With states and localities still slogging through the wake of an economic downturn, and Congress focused on a new era of debt reduction, it would seem wise for governments to target their spending to areas where it will have its maximum return.
When it comes to transportation spending, though, that typically doesn't happen, according to a new study by the Eno Center for Transportation, a nonpartisan think tank.
The paper, which will be released Friday, comes as Congress continues to negotiate a long-term highway and transit bill. The latest extension expires at the end of the month.
The study's thesis is that all stakeholders would be better served if both the state and federal governments conducted rigorous economic analysis before spending money on transportation projects. Such studies could answer whether the benefit that a given project has to the economy would, over time, exceed its construction and maintenance costs. It would also help officials – when presented with limited money for multiple projects – decide which would do the most good for the economy.
It’s an argument that seems painfully obvious – which the author concedes – yet it isn't the norm in government. Even as the states and feds struggle to find money to pay for transportation projects, they typically don't conduct the planning needed to ensure they're getting the best return possible when they invest in infrastructure, argues author Nicolas Norboge, an assistant researcher at the Texas Transportation Institute.
He cites a 2010 GAO report that found only 11 states considered economic analysis very important when determining which projects to pursue. And a 2008 GAO report finds that “rigorous economic analysis is not a driving factor in most project selection decisions” when it comes to the federal government’s surface transportation program.
As Governing has noted in the past, there’s a growing chorus of transportation advocates and policy wonks who believe one of the most compelling arguments governments can make to voters when seeking transportation funding is the economic one. Citizens understand that a more efficient transportation network that facilitates commerce and minimizes losses associated with crashes and congestion is good for the economy.
But most federal surface transportation funding is distributed to states and localities based on formula grants, and not a process that targets investment. When governments fail to perform the studies needed to justify those conclusions, they may be undermining their case for transportation funding.
While the pending highway bill currently being negotiated in Congress has some reforms when it comes to promoting performance metrics and economic analysis, most funding would continue to be formula-based.
Historically, that’s how it’s always been done. “[W]hen it came to spending public dollars, it was often assumed that any expenditure on transportation infrastructure was worth the investment,” Norboge writes. In the three major federal surface transportation bills passed since 1990, he writes, "states were able to select projects that they felt were important (but) the federal government had few opportunities to direct funding to projects that were likely to have the most impact on the national economy.”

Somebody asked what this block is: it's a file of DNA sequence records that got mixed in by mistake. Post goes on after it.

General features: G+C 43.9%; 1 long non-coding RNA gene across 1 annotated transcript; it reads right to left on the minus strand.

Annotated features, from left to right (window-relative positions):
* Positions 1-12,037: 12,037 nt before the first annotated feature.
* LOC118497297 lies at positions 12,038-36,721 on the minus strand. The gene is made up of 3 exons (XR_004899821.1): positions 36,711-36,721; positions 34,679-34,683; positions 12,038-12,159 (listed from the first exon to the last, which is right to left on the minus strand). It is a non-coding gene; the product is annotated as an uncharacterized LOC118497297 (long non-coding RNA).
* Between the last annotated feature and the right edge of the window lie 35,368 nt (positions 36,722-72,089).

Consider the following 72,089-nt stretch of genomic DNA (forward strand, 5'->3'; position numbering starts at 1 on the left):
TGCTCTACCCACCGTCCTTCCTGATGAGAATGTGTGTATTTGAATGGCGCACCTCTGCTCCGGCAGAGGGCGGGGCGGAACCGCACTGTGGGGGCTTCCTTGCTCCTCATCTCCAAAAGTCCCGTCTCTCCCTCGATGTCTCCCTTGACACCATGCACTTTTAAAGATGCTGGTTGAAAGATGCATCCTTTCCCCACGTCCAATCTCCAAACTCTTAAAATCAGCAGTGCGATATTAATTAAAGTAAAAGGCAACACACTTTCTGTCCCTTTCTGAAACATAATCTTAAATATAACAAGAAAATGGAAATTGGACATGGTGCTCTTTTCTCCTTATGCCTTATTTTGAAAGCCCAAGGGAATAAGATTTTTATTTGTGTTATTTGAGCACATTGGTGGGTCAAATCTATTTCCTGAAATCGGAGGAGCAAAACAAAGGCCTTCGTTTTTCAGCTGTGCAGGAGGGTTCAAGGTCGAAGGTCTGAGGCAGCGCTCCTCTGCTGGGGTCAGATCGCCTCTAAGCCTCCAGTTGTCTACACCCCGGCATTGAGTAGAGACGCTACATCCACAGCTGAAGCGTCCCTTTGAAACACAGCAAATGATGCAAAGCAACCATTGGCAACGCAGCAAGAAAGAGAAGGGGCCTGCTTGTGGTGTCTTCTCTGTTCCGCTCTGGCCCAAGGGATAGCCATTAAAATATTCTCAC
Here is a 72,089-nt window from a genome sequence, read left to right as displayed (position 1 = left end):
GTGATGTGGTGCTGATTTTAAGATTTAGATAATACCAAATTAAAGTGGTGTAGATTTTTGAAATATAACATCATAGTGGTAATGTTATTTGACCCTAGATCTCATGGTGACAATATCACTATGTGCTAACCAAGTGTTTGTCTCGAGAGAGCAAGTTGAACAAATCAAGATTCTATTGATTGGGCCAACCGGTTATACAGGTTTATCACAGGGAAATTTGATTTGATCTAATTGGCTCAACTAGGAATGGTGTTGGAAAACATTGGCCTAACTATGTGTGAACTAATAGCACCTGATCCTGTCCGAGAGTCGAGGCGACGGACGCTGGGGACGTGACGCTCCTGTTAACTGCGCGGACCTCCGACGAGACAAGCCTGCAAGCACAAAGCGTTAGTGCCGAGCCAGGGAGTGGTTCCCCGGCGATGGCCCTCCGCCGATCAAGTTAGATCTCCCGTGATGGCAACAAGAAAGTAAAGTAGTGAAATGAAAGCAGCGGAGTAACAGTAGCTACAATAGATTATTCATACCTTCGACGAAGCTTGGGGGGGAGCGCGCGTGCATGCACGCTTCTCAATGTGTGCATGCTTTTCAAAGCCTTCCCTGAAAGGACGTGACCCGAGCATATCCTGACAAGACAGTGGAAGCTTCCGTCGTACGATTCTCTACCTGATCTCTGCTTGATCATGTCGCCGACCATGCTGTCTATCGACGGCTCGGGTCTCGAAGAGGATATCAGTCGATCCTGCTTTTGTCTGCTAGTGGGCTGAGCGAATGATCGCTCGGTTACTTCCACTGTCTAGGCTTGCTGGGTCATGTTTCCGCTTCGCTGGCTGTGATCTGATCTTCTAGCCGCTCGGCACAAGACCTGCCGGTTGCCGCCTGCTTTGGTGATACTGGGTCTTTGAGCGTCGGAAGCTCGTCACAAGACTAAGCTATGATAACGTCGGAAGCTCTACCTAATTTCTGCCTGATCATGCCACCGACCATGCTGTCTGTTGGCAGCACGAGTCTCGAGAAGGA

Norboge does identify some bright spots: the enormously popular federal TIGER grants include a Department of Transportation economic analysis in which a team prepared a cost-benefit study for each stage of a project before determining whether it should be eligible for funding.
But the paper notes that TIGER’s process isn’t perfect and may focus too heavily on the short-term benefits of the projects – like one-time construction jobs. It also gives an edge to shovel-ready projects, even though that status has little to do with the economic potential of a project. Critics including the GAO have also cited a lack of full transparency from the Department of Transportation in documenting how it selects TIGER projects.
He gives his highest marks to a handful of states – Indiana, Kansas, Michigan and North Carolina – that have started emphasizing economic analysis in their decision-making process. Kansas, for example, now only considers long-term job impacts when evaluating projects (politicians often emphasize one-time construction jobs when touting transportation spending, which some argue isn’t a particularly meaningful metric). That and other reforms helped get buy-in from the public for hikes on vehicle registration fees.
Still, the battle to emphasize economic impacts won’t be an easy one. Standardizing economic analysis methodology across state and federal government would be difficult, because each state would likely only support the method that is most advantageous to its own funding situation. Rural states may be unlikely to support such an effort, since they would likely be losers if funding was based wholly on those studies. And states don’t necessarily have the resources to conduct rigorous analysis and data collection.
Still, he sees states leading the push for change. "Because states often have a greater ability to improvise, they can serve as laboratories for public policy reform and set new examples for other states, localities, and the federal government," Norboge writes.
He'll discuss the paper at en event in Washington Friday.